In the previous problem we used the method from the Finding Absolute Extrema section to find the maximum value of the function we wanted to optimize. However, as we’ll see in later examples it will not always be easy to find endpoints. Also, even if we can find the endpoints we will see that sometimes dealing with the endpoints may not be easy either. Not only that, but this method requires that the function we’re optimizing be continuous on the interval we’re looking at, including the endpoints, and that may not always be the case.

So, before proceeding with any more examples let’s spend a little time discussing some methods for determining if our solution is in fact the absolute minimum/maximum value that we’re looking for. In some examples all of these will work while in others one or more won’t be all that useful. However, we will always need to use some method for making sure that our answer is in fact that optimal value that we’re after.

__Method 1__**:** Use the method used in Finding Absolute Extrema.

This is the method used in the first example above. Recall that in order to use this method the interval of possible values of the independent variable in the function we are optimizing, let’s call it \(I\), must have finite endpoints. Also, the function we’re optimizing (once it’s down to a single variable) must be continuous on \(I\), including the endpoints. If these conditions are met then we know that the optimal value, either the maximum or minimum depending on the problem, will occur at either the endpoints of the range or at a critical point that is inside the range of possible solutions.

There are two main issues that will often prevent this method from being used however. First, not every problem will actually have a range of possible solutions that have finite endpoints at both ends. We’ll see at least one example of this as we work through the remaining examples. Also, many of the functions we’ll be optimizing will not be continuous once we reduce them down to a single variable and this will prevent us from using this method.

** Method 2 :** Use a variant of the First Derivative Test.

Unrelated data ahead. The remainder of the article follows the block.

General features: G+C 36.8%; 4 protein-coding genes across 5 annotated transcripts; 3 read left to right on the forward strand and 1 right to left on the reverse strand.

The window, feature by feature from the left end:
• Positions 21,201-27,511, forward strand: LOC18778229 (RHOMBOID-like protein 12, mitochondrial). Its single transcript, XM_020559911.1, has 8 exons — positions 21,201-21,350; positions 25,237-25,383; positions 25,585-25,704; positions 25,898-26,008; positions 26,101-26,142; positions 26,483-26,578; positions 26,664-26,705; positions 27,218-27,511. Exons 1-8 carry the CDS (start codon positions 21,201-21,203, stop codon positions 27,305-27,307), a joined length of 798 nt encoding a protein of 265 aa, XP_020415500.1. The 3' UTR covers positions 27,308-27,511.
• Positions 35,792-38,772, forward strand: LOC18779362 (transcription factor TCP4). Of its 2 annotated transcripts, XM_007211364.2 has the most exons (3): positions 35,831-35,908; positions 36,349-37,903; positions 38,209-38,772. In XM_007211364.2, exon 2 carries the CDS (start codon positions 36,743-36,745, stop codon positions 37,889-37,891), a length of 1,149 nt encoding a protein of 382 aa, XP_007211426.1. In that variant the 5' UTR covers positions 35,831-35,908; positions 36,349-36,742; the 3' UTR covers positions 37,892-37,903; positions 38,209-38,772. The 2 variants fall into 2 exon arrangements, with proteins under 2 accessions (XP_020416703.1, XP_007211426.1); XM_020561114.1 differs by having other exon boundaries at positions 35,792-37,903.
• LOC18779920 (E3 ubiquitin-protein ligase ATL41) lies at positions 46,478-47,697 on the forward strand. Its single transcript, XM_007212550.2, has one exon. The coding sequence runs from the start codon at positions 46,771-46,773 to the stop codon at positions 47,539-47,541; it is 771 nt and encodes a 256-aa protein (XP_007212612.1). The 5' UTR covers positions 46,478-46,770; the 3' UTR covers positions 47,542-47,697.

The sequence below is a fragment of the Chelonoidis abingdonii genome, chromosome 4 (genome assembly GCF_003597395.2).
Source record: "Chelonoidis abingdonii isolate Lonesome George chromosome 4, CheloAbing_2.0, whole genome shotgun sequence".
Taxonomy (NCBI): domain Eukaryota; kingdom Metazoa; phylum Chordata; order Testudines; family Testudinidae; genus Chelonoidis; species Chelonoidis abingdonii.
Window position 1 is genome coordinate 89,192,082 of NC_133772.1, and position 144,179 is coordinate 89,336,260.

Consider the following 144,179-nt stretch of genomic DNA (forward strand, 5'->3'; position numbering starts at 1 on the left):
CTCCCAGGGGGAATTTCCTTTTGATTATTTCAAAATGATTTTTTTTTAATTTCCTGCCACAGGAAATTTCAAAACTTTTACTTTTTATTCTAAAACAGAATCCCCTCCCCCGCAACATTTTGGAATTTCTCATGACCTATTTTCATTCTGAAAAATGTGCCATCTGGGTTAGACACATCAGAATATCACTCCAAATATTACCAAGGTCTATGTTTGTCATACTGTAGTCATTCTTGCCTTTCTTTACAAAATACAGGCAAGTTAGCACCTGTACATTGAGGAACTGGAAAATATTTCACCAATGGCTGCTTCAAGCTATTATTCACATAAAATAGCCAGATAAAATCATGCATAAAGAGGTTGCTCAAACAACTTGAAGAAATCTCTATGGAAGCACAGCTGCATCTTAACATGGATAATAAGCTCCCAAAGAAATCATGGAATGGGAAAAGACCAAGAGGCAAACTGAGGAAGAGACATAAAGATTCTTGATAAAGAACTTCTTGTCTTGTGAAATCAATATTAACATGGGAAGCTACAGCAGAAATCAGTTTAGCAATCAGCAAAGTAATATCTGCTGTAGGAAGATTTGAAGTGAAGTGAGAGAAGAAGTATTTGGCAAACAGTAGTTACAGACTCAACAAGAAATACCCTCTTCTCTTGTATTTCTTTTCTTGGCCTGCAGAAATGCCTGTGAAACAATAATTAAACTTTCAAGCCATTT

In this method we also will need an interval of possible values of the independent variable in the function we are optimizing, \(I\). However, in this case, unlike the previous method the endpoints do not need to be finite. Also, we will need to require that the function be continuous on the interior of the interval \(I\) and we will only need the function to be continuous at the end points if the endpoint is finite and the function actually exists at the endpoint. We’ll see several problems where the function we’re optimizing doesn’t actually exist at one of the endpoints. This will not prevent this method from being used.

Let’s suppose that \(x = c\) is a critical point of the function we’re trying to optimize, \(f\left( x \right)\). We already know from the First Derivative Test that if \(f'\left( x \right) > 0\) immediately to the left of \(x = c\) (*i.e.* the function is increasing immediately to the left) and if \(f'\left( x \right) < 0\) immediately to the right of \(x = c\)(*i.e.* the function is decreasing immediately to the right) then \(x = c\) will be a relative maximum for \(f\left( x \right)\).

Now, this does not mean that the absolute maximum of \(f\left( x \right)\) will occur at \(x = c\). However, suppose that we knew a little bit more information. Suppose that in fact we knew that \(f'\left( x \right) > 0\) for all \(x\) in \(I\) such that \(x < c\). Likewise, suppose that we knew that \(f'\left( x \right) < 0\) for all \(x\) in \(I\) such that \(x > c\). In this case we know that to the left of \(x = c\), provided we stay in \(I\) of course, the function is always increasing and to the right of \(x = c\), again staying in \(I\), we are always decreasing. In this case we can say that the absolute maximum of \(f\left( x \right)\) in \(I\) will occur at \(x = c\).

Similarly, if we know that to the left of \(x = c\) the function is always decreasing and to the right of \(x = c\) the function is always increasing then the absolute minimum of \(f\left( x \right)\) in \(I\) will occur at \(x = c\).

Before we give a summary of this method let’s discuss the continuity requirement a little. Nowhere in the above discussion did the continuity requirement apparently come into play. We require that the function we’re optimizing to be continuous in \(I\) to prevent the following situation.

In this case, a relative maximum of the function clearly occurs at \(x = c\). Also, the function is always decreasing to the right and is always increasing to the left. However, because of the discontinuity at \(x = d\), we can clearly see that \(f\left( d \right) > f\left( c \right)\) and so the absolute maximum of the function does not occur at \(x = c\). Had the discontinuity at \(x = d\) not been there this would not have happened and the absolute maximum would have occurred at \(x = c\).

Here is a summary of this method.

#### First Derivative Test for Absolute Extrema

Let \(I\) be the interval of all possible values of \(x\) in \(f\left( x \right)\), the function we want to optimize, and further suppose that \(f\left( x \right)\) is continuous on \(I\) , except possibly at the endpoints. Finally suppose that \(x = c\) is a critical point of \(f\left( x \right)\) and that \(c\) is in the interval \(I\). If we restrict \(x\) to values from \(I\) (*i.e.* we only consider possible optimal values of the function) then,

- If \(f'\left( x \right) > 0\) for all \(x < c\) and if \(f'\left( x \right) < 0\) for all \(x > c\) then \(f\left( c \right)\) will be the absolute maximum value of \(f\left( x \right)\) on the interval \(I\).